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The deeper purpose of Valentine’s Day

As we approach Valentine’s Day, the annual discussion of whether or not it is a “real” or meaningful holiday emerges. Many feel as though Valentine’s Day is nothing more than a glorified national date night. But when presented from a new perspective, Valentine’s Day is a staple holiday in the United States with a meaning that carries far beyond romance.

Aside from the overpriced flowers and heart-shaped chocolates, the meaning of Valentine’s Day goes much deeper. One does not need a fancy dinner or romantic gifts, or even a significant other in order to celebrate Valentine’s Day, as the true celebration lies in the appreciation of loved ones. Whether it may be a significant other, a friend, family member, or even a pet, the essence of Valentine’s Day lies in your heart and not in how others choose to celebrate it.

To say Valentine’s Day is not a “real” holiday compared to other famous holidays, such as Christmas and Thanksgiving, discredits the purpose of all major holidays in the United States. Each major holiday shares two roles in the United States: to bring people together and to encourage consumer spending. Valentine’s Day serves both these purposes as consumers go out to eat with each other, as well as purchase gifts as a token of appreciation to their loved ones.

“Working in the flower business makes you realize just how significant Valentine’s Day is. We raise all of our prices and our sales still go through the roof,” said Cara Carlson, a freshman undecided major. This goes to show how businesses thrive on the opportunity that Valentine’s Day provides across the country. Just like Christmas helps retail with the concept of gift giving, and Thanksgiving helps the grocery industry with eating together, Valentine’s Day helps various industries through the concept of appreciating your loved ones.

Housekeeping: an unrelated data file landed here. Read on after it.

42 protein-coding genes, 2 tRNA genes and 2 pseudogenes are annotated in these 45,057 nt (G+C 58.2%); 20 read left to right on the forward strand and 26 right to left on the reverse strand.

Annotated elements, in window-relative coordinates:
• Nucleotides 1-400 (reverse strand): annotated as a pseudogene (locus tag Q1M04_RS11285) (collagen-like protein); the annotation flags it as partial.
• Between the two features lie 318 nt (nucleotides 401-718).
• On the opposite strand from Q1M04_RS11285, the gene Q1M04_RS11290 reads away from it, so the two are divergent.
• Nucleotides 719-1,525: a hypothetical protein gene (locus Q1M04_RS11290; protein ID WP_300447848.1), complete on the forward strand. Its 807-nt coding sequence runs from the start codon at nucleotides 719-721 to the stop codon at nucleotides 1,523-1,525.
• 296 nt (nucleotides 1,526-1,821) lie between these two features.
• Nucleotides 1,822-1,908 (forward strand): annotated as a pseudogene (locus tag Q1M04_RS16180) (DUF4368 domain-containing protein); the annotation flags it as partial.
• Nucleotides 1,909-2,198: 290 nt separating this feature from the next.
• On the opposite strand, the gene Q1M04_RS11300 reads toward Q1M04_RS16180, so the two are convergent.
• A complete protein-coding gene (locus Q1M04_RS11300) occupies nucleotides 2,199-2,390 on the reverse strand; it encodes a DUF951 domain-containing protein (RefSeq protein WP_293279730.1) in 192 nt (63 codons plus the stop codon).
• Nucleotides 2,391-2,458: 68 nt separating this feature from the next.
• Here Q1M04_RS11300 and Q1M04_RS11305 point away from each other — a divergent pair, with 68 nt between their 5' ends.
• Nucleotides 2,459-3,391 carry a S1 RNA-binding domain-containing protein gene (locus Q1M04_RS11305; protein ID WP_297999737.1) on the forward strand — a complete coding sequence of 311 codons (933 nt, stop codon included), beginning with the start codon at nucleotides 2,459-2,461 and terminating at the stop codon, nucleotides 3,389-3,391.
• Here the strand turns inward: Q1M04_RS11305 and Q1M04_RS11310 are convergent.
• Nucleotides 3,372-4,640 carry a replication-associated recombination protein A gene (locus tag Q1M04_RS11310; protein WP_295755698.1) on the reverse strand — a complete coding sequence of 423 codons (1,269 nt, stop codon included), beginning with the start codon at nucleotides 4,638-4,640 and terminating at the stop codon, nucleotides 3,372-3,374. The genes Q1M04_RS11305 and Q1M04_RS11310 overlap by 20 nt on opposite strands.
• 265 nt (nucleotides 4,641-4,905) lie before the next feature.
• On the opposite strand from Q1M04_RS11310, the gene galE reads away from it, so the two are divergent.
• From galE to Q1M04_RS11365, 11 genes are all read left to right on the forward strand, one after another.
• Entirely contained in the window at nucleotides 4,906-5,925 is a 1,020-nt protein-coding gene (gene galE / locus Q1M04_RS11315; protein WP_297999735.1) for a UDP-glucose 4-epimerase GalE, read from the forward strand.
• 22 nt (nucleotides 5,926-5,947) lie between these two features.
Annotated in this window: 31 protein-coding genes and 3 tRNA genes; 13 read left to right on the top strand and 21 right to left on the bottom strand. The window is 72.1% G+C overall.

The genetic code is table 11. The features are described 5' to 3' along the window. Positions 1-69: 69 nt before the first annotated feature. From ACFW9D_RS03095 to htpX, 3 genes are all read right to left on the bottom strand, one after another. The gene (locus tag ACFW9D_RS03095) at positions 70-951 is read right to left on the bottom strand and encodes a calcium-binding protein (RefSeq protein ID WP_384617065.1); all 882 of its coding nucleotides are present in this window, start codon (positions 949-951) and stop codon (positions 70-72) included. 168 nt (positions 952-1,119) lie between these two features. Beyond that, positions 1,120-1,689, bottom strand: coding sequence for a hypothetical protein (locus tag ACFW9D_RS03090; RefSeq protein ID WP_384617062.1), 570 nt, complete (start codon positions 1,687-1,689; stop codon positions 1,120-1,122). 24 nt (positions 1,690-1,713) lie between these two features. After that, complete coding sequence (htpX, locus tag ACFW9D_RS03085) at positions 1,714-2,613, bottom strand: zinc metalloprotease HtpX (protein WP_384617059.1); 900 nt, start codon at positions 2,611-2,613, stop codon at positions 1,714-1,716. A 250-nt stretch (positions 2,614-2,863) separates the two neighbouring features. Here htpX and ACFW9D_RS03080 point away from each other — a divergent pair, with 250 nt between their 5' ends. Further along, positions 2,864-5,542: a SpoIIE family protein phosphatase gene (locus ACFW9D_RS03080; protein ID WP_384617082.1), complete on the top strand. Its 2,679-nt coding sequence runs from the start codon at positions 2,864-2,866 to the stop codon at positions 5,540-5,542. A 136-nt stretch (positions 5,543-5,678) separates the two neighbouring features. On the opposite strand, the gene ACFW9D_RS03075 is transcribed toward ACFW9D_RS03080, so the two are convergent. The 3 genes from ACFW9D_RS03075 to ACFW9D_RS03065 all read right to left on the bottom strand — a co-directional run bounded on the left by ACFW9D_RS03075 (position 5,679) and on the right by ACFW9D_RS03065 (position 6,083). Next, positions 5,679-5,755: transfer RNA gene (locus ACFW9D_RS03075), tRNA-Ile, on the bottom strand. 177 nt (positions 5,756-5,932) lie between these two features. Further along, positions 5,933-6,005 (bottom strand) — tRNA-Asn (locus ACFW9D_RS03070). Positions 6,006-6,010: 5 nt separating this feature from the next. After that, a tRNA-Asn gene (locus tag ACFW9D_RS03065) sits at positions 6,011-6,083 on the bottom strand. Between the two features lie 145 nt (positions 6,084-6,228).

There will always be people who refuse to believe Valentine’s Day is a “real” holiday. This belief typically stems from the idea that the holiday is reserved for those privileged enough to be in a romantic relationship at this time of the year. When looked at from this perspective, Valentine’s Day can seem like a conditional holiday that only manages to make people feel lonely if they are without a significant other to celebrate with.

Yet, this is far from the purpose of this holiday, as it is simply a celebration of love in its purest form. Remember in grade school when everyone exchanged cards and had a blast? No one has outgrown that concept. Rather, people have let how others celebrate the holiday dictate the meaning of it. Deep down, whether people are second graders or graduating college, the drive to celebrate the people we love will always remain at heart.

This Valentine’s Day, do not worry if you do not have a person to go on a date with. Go out to eat with a friend, call your grandparents, or even treat yourself to your favorite relaxation activity. Valentine’s Day is a celebration of pure, unconditional love and only your heart should be able to dictate how you celebrate.